22 October 2009 - Ranger leak claims denied

 

Government scientist says Greens Senator Scott Ludlam wrong on Ranger mine leak claim

The Government scientist who monitors environmental aspects of the Ranger uranium mine has denied claims from Greens Senator Scott Ludlam that contaminated radioactive water is leaking from the mine into Kakadu National Park.

The Commonwealth’s Supervising Scientist, Mr Alan Hughes, was giving evidence to an estimates hearing of the Senate committee on Environment, Communication and the Arts.

Mr Hughes told the committee that he is “very confident that the monitoring is adequate” to ensure that contaminated radioactive water is not leaking into the Kakadu National Park in the Northern Territory.

The Ranger uranium mine is located next to the Park, but is separate from it.

Senator Ludlam has repeatedly claimed that 100,000 litres a day of contaminated radioactive water is leaking from the Ranger tailings storage into Kakadu.

As late as 9 September this year, Senator Ludlam told the Senate:

“The Government has recognised the unique nature of uranium mine tailings in setting a standard for the Ranger mine in the Northern Territory. That is the mine that has been leaking around 100,000 litres of contaminated radioactive water a day into Kakadu.” (Senate Hansard, Wednesday 9 September 2009, p. 25)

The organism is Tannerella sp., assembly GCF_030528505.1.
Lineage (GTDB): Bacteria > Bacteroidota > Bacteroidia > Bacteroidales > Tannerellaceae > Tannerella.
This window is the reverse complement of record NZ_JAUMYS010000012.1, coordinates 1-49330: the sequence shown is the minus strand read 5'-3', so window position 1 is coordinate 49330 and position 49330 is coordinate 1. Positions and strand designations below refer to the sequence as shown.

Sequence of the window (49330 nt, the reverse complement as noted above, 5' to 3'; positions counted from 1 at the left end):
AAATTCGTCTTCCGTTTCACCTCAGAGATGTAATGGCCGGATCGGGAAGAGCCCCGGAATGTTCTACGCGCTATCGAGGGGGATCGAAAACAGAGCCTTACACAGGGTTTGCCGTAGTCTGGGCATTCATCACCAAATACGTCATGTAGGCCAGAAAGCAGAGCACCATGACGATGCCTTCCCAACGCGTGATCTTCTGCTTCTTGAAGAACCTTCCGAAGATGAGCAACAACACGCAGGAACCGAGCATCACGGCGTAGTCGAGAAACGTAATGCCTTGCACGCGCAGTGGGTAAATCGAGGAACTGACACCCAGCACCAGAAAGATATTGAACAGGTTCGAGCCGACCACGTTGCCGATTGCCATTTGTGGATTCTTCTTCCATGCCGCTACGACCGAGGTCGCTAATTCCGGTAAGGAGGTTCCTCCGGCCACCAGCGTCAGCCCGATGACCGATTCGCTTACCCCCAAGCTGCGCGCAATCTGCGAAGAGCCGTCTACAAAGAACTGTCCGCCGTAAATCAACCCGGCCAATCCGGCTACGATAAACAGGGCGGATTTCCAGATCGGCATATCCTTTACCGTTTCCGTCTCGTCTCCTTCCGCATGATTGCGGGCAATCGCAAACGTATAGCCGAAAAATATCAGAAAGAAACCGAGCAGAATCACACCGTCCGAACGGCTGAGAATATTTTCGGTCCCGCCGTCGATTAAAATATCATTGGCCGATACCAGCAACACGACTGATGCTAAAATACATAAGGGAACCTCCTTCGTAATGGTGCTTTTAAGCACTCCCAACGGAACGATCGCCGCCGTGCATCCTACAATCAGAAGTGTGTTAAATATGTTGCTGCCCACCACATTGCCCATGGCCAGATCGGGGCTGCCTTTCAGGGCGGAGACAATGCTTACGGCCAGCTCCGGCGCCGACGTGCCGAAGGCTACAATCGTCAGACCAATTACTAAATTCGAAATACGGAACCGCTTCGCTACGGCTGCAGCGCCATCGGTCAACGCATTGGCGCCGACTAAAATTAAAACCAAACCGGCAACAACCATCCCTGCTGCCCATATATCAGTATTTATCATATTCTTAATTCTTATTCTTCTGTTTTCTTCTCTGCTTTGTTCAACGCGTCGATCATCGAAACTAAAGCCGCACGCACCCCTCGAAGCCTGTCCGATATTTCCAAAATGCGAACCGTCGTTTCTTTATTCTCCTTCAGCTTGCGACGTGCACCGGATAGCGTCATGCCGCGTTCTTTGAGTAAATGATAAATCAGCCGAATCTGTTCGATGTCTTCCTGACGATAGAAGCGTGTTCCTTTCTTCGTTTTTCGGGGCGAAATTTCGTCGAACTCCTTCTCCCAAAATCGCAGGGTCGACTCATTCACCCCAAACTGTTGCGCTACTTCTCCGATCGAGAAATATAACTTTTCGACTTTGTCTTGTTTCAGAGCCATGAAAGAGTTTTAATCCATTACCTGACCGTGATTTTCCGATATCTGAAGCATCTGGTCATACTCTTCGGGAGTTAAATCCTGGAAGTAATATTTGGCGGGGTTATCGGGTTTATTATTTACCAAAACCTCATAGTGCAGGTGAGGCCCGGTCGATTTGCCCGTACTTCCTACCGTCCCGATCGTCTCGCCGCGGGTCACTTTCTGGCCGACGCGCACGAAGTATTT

In the Senate estimates committee this week, this claim was challenged by Deputy Opposition Leader in the Senate, Senator Eric Abetz:

Senator ABETZ—So the statement that this mine has been leaking around 100,000 litres of contaminated radioactive water a day into Kakadu is, from your understanding of the facts, incorrect?

Mr Hughes—That is right. That is incorrect.

Senator ABETZ—Are you satisfied that adequate monitoring is being done to ensure that contaminated radioactive water is not leaking from Ranger into the Kakadu National Park?

Mr Hughes—Yes. I am very confident that the monitoring is adequate.

Mr Hughes has acknowledged that water from the tailings storage is seeping into rock under the tailings dam, where small amounts of metal and chemical sediments “will be fixed in the rock”.

This material will be managed in the rehabilitation of the mine site after its expected closure in the early 2020s.

Senator ABETZ—On that premise that you agree to, are you satisfied with the progress that is being made in planning for that eventuality?

Mr Hughes—Yes.

Estimates Committee Hansard: http://www.aph.gov.au/hansard/senate/commttee/S12490.pdf p.ECA 15